Back problems plagued Zezel's season in 1993-94, and he was limited to 41 games. He appeared in 18 playoff games for the Leafs that season, and scored the Game One winner in the Western Conference Final against the Canucks - the only game the Leafs would win in that series.

In a strange series of events, Zezel was awarded as compensation to the Dallas Stars after the Toronto Maple Leafs signed free agent Mike Craig in the summer of 1994. However, a knee injury derailed Zezel's season, and he was limited to just 30 games and 11 points. It proved to be a tumultuous move as Zezel played only 30 games in two years with the 1995 NHL strike.

At the end of the strike, Zezel was signed by Mike Keenan as Keenan took over the St. Louis Blues. Zezel's time in St. Louis was limited as he battled injuries and poor play for parts of two seasons. Midway through the 1996-97 season, Zezel was traded to the New Jersey Devils.

Zezel's career really nose-dived in New Jersey as he was sent to the minors for the first time in his career. However, Zezel showed that he was still a savvy veteran who could contribute as he racked up 50 points in 35 games for the AHL's Albany River Rats. Again, he was traded for by Mike Keenan, this time with the Vancouver Canucks, and he was back in the NHL playing alongside Alexander Mogilny. Mogilny needed a playmaking centerman, and Zezel was Keenan's man for the job. Zezel didn't disappoint either as he put up 17 points in 25 games.

Zezel's career, however, would end controversially in 1999 when Vancouver GM Brian Burke traded him at the deadline. Zezel's niece, three year-old Jilliann, had been diagnosed with cancer, and she was terminally-ill. Zezel had indicated that he would like to be closer to his family during their time of need, but had not demanded a trade. Incredibly, Burke traded him to the Anaheim Mighty Ducks. Afterwards, assistant GM Dave Nonis stated to Elliott Teaford of the Los Angeles Times that the move "was not a sinister plot to screw Peter Zezel. It's a guy we're not going to have any use for at the end of the year and we tried to find a place for him to play". Zezel promptly retired from the NHL, and Burke received some criticism from the public and media for his unfathomable move in regards to Zezel's request. However, Burke did offer to buyout Zezel's contract and match the amount with a charitable donation.

Zezel didn't stop with hockey there, though. Since 1998, he operated the Peter Zezel Hockey and Sports Camps in Etobicoke, Ontario. The camp is a hockey and soccer camp for children between the ages of 5 and 14.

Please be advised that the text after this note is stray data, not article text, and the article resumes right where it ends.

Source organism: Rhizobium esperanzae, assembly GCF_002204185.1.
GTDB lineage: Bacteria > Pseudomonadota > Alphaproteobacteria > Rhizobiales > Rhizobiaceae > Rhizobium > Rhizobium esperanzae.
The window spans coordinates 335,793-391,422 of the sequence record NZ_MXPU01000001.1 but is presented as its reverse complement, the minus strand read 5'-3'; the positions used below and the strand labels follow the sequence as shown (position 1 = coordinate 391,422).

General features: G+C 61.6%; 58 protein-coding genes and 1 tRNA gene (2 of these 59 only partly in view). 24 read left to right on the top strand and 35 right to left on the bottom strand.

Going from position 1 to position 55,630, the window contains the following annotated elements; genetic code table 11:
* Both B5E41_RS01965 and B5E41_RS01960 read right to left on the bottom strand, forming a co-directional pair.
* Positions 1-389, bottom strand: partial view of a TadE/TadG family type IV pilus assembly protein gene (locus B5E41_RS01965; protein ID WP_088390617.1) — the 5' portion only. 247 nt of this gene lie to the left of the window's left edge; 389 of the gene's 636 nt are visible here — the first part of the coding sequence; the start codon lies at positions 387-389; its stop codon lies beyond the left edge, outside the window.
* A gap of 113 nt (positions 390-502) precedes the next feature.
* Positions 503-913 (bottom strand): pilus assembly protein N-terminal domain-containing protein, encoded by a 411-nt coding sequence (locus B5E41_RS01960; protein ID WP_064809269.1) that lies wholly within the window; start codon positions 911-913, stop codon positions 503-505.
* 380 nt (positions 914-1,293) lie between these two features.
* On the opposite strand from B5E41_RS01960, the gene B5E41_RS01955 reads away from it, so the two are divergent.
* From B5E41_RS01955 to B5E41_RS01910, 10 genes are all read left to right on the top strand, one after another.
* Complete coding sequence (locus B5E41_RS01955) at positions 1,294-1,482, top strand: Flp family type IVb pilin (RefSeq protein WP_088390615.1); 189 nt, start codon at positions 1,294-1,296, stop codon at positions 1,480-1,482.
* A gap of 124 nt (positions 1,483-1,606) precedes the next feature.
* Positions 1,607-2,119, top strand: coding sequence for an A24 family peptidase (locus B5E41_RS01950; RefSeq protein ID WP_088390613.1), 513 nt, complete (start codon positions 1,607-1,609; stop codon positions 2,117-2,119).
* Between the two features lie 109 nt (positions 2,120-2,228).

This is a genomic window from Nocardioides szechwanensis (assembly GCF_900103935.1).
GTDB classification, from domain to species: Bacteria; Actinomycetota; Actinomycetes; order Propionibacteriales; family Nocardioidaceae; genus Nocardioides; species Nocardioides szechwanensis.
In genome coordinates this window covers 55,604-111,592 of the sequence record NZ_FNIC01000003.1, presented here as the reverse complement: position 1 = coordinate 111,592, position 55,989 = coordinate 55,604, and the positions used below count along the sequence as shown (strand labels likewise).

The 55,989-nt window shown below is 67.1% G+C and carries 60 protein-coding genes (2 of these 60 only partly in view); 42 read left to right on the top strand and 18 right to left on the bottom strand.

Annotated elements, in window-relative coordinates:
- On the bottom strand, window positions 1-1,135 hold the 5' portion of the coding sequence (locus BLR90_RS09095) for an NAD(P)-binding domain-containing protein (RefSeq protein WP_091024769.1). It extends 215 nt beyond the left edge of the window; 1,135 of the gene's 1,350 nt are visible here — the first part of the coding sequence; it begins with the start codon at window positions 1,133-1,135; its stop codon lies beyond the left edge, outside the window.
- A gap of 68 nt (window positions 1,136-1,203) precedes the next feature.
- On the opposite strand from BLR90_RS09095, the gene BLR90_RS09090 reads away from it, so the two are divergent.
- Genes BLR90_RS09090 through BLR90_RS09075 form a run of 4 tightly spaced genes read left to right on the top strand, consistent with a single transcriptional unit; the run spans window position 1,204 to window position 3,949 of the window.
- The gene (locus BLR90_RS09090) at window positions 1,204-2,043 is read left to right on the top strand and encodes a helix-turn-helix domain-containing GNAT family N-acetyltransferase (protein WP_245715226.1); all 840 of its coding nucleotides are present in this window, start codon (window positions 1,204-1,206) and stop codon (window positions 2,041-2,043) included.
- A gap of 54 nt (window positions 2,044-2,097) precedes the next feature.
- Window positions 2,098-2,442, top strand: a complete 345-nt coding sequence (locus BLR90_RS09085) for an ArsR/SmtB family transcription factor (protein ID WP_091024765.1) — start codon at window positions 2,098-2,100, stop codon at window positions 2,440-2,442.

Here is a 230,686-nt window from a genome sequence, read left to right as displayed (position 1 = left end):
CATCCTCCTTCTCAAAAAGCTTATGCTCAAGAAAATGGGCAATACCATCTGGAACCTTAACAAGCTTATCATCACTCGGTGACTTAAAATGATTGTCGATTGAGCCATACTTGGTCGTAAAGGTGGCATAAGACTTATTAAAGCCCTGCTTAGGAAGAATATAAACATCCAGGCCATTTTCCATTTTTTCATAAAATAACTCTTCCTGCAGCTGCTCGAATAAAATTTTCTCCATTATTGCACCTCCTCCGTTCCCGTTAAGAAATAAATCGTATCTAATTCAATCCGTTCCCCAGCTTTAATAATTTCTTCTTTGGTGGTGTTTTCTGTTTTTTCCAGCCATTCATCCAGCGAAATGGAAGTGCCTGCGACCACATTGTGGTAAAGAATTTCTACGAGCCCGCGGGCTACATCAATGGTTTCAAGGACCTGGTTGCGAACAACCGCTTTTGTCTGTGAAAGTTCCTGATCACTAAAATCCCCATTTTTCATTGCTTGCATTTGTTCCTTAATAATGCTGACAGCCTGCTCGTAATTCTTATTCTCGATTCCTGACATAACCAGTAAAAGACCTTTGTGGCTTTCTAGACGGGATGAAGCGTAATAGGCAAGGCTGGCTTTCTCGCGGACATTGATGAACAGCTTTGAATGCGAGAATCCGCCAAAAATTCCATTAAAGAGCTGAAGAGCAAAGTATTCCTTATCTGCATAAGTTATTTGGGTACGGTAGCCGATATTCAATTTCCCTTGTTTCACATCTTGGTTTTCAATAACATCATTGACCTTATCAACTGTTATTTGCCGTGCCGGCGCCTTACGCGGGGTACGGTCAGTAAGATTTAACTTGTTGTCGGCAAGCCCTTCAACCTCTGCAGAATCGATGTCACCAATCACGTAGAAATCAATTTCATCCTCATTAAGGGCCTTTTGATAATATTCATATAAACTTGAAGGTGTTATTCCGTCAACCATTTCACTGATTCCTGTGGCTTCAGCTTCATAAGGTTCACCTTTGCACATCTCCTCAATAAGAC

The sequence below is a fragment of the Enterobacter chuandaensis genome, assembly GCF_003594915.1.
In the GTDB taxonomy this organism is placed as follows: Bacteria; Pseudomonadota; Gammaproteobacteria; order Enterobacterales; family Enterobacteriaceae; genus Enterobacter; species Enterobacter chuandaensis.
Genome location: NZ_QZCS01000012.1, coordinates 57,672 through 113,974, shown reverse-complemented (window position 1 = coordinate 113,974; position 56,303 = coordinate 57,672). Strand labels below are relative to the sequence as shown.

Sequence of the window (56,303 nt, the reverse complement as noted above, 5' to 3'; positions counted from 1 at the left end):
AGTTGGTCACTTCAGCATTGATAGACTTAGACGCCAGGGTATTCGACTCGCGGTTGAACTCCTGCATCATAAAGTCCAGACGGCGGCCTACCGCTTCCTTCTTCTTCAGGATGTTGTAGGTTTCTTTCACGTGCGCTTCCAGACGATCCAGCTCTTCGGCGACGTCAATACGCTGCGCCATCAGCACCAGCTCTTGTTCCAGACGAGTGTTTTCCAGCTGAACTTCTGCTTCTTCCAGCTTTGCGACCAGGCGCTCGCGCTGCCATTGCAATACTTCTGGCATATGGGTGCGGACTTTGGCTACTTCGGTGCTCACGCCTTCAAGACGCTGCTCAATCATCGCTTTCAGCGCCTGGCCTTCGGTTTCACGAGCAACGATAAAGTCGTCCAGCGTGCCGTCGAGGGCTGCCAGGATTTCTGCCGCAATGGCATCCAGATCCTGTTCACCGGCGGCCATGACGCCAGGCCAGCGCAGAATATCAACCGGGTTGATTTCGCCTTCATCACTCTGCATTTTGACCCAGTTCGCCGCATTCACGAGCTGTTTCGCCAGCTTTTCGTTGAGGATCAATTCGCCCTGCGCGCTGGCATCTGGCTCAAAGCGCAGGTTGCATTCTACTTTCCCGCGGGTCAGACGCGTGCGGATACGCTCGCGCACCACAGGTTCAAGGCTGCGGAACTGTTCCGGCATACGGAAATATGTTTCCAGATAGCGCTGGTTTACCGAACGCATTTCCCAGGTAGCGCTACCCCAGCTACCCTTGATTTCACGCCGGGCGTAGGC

From his website: "The camps started in 1998 and have been a great success ever since. The purpose of the camps is to create an environment conducive to learning without sacrificing the enjoyment of participating in a camp. Hundreds of kids from age 5 to 14 years have attended the camps and had a great deal of fun while improving their hockey and soccer skills.

After Peter's sixteen year career in the NHL he wanted to pursue opportunities to help with the development of young athletes. The hockey & soccer camps allow him to contribute in a way that is very important to him. Peter has taken the knowledge and skills he has learned during the career and applied them to the camp to create an outstanding experience for participants."


At age 44, however, we've lost Peter Zezel. The man was a fabulous NHL player, and really cared about the community.

"The hockey community has suffered a great loss today," said NHLPA director of player affairs, Glenn Healy, in a statement. "Peter was a friend and a great family man who was well liked by everyone he crossed paths with in our game. Our thoughts are with Peter's family and many friends during this difficult time."

My thoughts, prayers, and wishes are with the Zezel family in their time of mourning. Peter Zezel may not have been the prototypical, flashy NHL scorer, but he touched enough lives to change the world for the better.

And that's the best assist that anyone can give. Rest in peace, Mr. Zezel. You're a star in this writer's eyes.

Until next time, keep your sticks on the ice!

3 comments:

TheMetalChick said...

Wow. What a good guy. I didnt really know who he was, and now I see what was lost. My condolences to his family and all of his fans.

Teebz said...

I agree. Sometimes we never hear about the good all the players do after they leave the spotlight. Zezel was a true community guy.

Great comment, MetalChick. :o)

Dan said...

IN addition to playing a role in Youngblood...whenever you see Youngblood skating (when you can't see Rob Lowe's face) it's Zezel. He was the skating double for Lowe.